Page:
“The past, present, and future of Hilton Head is indivisible from the African American lives and communities that have known and loved and labored on its land and waters.”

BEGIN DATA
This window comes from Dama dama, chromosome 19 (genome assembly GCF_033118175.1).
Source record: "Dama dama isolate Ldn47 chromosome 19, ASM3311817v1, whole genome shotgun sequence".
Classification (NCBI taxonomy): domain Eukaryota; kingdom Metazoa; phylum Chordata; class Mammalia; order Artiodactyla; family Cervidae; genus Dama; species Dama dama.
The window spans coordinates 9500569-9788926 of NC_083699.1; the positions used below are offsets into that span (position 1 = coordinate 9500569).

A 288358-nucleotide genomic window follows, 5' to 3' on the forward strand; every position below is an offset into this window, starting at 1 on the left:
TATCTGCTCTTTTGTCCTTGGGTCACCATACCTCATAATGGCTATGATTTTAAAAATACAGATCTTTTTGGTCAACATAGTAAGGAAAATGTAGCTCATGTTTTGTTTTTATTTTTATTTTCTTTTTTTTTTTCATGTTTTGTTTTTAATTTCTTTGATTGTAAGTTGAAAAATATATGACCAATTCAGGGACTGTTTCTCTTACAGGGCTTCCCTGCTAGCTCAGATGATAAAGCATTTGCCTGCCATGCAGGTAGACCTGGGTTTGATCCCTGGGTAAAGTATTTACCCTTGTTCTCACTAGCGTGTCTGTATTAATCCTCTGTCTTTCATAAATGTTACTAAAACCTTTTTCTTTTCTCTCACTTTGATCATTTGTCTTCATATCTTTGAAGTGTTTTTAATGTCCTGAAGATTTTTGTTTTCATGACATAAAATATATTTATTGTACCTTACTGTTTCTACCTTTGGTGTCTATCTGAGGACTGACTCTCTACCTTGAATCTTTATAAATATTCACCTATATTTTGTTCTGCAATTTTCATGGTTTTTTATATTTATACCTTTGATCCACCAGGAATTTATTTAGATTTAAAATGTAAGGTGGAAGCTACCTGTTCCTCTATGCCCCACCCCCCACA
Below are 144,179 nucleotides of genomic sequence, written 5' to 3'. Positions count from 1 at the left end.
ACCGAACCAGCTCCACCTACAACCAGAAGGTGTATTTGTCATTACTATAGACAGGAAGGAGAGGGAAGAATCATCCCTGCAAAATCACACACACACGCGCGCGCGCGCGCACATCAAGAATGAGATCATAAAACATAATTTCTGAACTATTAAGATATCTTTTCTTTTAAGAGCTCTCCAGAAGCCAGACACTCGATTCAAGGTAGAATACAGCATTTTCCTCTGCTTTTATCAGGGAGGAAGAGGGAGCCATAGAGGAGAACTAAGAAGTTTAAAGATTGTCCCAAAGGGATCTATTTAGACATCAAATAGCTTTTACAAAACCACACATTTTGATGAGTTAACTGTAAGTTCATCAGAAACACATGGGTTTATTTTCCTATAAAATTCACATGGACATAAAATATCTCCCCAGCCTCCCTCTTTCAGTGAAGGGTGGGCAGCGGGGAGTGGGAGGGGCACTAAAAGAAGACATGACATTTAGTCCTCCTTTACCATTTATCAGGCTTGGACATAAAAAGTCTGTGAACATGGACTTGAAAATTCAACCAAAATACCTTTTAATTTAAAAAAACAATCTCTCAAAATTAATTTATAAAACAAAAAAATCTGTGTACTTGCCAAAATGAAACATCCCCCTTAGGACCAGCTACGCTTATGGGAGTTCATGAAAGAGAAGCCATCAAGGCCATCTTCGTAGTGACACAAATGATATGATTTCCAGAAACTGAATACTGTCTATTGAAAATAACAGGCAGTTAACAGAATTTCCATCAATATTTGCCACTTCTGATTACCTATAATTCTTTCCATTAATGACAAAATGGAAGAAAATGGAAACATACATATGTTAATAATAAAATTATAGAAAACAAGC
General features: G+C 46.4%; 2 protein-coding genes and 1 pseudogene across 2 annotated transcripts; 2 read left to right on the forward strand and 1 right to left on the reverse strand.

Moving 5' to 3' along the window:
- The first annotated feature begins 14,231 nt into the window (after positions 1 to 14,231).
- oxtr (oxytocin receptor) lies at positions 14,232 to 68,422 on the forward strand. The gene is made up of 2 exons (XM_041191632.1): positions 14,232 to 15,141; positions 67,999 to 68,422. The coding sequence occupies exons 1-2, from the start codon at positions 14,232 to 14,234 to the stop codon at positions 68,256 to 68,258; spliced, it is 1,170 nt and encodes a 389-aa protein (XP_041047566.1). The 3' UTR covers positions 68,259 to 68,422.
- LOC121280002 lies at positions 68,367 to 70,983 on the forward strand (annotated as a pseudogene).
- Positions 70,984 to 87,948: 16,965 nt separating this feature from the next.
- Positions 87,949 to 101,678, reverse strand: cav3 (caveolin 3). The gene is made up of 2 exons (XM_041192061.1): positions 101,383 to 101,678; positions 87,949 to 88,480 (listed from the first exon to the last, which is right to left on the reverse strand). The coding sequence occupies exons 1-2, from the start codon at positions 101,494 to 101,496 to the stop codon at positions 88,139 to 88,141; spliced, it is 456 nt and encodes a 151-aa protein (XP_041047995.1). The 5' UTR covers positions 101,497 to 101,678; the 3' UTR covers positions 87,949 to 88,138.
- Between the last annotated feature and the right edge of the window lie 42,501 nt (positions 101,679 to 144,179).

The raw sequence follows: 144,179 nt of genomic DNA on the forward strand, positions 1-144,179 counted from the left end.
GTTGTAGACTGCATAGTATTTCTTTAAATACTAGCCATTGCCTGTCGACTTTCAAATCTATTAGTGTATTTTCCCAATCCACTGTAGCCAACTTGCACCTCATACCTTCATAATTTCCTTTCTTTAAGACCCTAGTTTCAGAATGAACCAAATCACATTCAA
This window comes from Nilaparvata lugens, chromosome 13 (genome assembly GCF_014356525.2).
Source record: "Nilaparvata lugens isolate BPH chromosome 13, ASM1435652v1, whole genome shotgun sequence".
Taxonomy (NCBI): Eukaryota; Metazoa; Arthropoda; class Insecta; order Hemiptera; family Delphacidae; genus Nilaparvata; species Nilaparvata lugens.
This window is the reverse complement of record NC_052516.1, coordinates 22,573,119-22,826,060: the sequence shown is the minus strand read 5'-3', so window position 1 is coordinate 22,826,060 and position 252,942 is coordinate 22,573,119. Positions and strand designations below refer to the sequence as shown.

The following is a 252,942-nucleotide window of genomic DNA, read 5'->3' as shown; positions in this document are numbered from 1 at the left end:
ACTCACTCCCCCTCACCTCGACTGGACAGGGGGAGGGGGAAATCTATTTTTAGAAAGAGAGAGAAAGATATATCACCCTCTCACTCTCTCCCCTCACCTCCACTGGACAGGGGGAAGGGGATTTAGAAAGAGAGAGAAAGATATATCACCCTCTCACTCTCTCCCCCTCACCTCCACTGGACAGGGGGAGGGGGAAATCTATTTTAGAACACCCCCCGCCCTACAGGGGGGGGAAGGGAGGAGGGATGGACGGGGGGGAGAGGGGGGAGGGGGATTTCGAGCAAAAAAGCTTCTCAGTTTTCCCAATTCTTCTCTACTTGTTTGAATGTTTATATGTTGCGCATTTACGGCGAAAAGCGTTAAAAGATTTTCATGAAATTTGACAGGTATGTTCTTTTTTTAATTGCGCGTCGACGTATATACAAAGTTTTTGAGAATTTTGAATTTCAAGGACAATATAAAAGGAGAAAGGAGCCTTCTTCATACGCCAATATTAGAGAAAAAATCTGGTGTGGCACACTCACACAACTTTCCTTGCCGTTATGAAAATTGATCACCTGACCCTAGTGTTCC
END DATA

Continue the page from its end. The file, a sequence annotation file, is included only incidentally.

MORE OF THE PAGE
On a steamy June afternoon in 1970, a crowd gathered outside the Sea Pines Company’s sprawling headquarters on the southern end of Hilton Head Island, South Carolina. Led by the Rev. I. DeQuincey Newman of the South Carolina NAACP, fifty African American protestors came to deliver a message to Charles Fraser, the head of Sea Pines, then the island’s largest, most opulent “plantation” or gated residential community. Brandishing signs with messages like “Fraser Loves Poverty” and “The Rich Get Richer,” the picketers denounced the developer for fighting a proposed chemical plant that would be located ten miles west of the island on Victoria Bluff, a spit of state-owned land that jutted out into the Colleton River. After one hapless Sea Pines employee distributed fliers about the company’s efforts, the marchers made a show of lighting the piled pamphlets on fire. “Instead of giving us propaganda,” Newman boomed above the small blaze, “Charlie Fraser ought to set up a buffet out here for us.” Later, another NAACP leader warned that the protestors could make Hilton Head “look like Montgomery, Alabama, before the end of the summer.” Although nothing of that scale materialized, these incredible scenes brought a strange conclusion to a year-long political fight over environmental and economic justice in the South Carolina Lowcountry.